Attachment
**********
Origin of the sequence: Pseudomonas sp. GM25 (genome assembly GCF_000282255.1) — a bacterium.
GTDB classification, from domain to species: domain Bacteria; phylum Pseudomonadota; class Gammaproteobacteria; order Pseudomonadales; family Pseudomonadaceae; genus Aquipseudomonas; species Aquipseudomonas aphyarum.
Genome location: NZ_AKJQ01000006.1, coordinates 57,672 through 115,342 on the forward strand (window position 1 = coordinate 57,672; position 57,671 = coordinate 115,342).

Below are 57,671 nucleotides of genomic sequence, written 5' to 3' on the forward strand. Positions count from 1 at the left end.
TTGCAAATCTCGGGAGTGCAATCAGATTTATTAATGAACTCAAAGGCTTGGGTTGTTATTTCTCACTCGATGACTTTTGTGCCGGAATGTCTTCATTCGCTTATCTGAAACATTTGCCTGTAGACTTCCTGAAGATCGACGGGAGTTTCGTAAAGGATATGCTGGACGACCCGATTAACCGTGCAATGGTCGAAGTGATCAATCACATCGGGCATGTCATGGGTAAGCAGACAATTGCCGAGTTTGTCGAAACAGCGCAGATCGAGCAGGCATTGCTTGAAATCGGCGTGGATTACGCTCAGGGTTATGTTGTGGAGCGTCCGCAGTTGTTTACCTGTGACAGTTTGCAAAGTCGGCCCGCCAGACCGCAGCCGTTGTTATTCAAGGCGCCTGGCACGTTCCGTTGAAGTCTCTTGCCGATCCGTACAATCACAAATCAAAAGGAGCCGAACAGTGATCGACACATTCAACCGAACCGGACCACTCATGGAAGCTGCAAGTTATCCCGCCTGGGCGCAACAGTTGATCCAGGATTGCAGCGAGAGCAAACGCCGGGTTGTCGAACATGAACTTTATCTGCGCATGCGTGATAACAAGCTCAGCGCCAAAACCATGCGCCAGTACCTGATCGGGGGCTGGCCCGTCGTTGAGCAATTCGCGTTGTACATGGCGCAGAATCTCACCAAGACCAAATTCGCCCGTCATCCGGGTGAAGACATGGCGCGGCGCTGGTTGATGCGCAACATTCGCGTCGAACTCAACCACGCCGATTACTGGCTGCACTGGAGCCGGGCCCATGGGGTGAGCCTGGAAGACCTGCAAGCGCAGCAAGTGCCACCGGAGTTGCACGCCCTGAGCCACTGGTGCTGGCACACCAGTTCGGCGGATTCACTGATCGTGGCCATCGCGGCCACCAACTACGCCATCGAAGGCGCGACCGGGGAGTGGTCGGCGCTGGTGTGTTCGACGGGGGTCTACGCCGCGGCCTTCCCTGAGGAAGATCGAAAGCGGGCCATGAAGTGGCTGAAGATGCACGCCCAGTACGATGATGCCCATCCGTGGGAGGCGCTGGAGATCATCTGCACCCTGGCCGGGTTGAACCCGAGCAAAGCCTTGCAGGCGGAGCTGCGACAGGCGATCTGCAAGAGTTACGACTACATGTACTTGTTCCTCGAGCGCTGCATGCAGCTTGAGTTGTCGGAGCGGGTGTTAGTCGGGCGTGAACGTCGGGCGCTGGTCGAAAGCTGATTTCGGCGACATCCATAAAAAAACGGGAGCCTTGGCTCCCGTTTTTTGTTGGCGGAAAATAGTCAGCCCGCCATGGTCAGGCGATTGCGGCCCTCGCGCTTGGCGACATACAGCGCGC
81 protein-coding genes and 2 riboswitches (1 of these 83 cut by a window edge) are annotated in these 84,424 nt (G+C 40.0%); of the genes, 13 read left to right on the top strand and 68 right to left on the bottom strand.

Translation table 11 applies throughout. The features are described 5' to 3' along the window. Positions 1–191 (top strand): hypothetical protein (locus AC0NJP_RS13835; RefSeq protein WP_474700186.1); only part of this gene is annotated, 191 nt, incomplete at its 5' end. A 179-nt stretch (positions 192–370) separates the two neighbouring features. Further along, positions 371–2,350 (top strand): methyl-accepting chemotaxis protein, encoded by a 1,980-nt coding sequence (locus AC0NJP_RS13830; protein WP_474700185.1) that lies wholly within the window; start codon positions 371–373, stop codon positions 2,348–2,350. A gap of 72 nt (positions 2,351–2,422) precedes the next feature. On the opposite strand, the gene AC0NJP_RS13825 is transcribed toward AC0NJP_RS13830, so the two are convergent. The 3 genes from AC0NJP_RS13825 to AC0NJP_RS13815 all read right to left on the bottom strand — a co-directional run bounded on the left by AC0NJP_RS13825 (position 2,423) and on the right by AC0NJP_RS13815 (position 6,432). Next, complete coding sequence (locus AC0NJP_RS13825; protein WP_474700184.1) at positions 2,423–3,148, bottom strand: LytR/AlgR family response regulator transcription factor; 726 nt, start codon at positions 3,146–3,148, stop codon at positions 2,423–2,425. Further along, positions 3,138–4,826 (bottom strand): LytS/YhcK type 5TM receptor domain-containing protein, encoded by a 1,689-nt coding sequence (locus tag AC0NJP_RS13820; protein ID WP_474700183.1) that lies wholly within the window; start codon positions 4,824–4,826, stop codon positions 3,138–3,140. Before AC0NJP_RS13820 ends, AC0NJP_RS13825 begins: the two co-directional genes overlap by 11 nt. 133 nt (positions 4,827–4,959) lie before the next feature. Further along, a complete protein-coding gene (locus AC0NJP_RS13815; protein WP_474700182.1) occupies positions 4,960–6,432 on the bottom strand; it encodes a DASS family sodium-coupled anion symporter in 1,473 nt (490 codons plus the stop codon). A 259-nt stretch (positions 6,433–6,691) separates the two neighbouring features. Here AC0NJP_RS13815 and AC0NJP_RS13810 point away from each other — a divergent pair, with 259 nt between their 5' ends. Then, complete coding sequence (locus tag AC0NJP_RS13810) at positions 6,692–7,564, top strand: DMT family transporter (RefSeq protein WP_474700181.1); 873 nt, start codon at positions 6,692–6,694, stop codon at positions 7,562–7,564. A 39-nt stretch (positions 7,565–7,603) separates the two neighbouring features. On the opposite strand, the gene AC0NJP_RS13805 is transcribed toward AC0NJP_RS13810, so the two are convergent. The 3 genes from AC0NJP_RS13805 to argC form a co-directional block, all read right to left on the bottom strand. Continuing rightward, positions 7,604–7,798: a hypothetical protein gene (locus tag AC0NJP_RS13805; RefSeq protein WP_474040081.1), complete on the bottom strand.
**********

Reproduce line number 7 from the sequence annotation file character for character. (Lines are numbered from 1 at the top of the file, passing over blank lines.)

Translation table 11 applies throughout. The features are described 5' to 3' along the window. Positions 1–191 (top strand): hypothetical protein (locus AC0NJP_RS13835; RefSeq protein WP_474700186.1); only part of this gene is annotated, 191 nt, incomplete at its 5' end. A 179-nt stretch (positions 192–370) separates the two neighbouring features. Further along, positions 371–2,350 (top strand): methyl-accepting chemotaxis protein, encoded by a 1,980-nt coding sequence (locus AC0NJP_RS13830; protein WP_474700185.1) that lies wholly within the window; start codon positions 371–373, stop codon positions 2,348–2,350. A gap of 72 nt (positions 2,351–2,422) precedes the next feature. On the opposite strand, the gene AC0NJP_RS13825 is transcribed toward AC0NJP_RS13830, so the two are convergent. The 3 genes from AC0NJP_RS13825 to AC0NJP_RS13815 all read right to left on the bottom strand — a co-directional run bounded on the left by AC0NJP_RS13825 (position 2,423) and on the right by AC0NJP_RS13815 (position 6,432). Next, complete coding sequence (locus AC0NJP_RS13825; protein WP_474700184.1) at positions 2,423–3,148, bottom strand: LytR/AlgR family response regulator transcription factor; 726 nt, start codon at positions 3,146–3,148, stop codon at positions 2,423–2,425. Further along, positions 3,138–4,826 (bottom strand): LytS/YhcK type 5TM receptor domain-containing protein, encoded by a 1,689-nt coding sequence (locus tag AC0NJP_RS13820; protein ID WP_474700183.1) that lies wholly within the window; start codon positions 4,824–4,826, stop codon positions 3,138–3,140. Before AC0NJP_RS13820 ends, AC0NJP_RS13825 begins: the two co-directional genes overlap by 11 nt. 133 nt (positions 4,827–4,959) lie before the next feature. Further along, a complete protein-coding gene (locus AC0NJP_RS13815; protein WP_474700182.1) occupies positions 4,960–6,432 on the bottom strand; it encodes a DASS family sodium-coupled anion symporter in 1,473 nt (490 codons plus the stop codon). A 259-nt stretch (positions 6,433–6,691) separates the two neighbouring features. Here AC0NJP_RS13815 and AC0NJP_RS13810 point away from each other — a divergent pair, with 259 nt between their 5' ends. Then, complete coding sequence (locus tag AC0NJP_RS13810) at positions 6,692–7,564, top strand: DMT family transporter (RefSeq protein WP_474700181.1); 873 nt, start codon at positions 6,692–6,694, stop codon at positions 7,562–7,564. A 39-nt stretch (positions 7,565–7,603) separates the two neighbouring features. On the opposite strand, the gene AC0NJP_RS13805 is transcribed toward AC0NJP_RS13810, so the two are convergent. The 3 genes from AC0NJP_RS13805 to argC form a co-directional block, all read right to left on the bottom strand. Continuing rightward, positions 7,604–7,798: a hypothetical protein gene (locus tag AC0NJP_RS13805; RefSeq protein WP_474040081.1), complete on the bottom strand.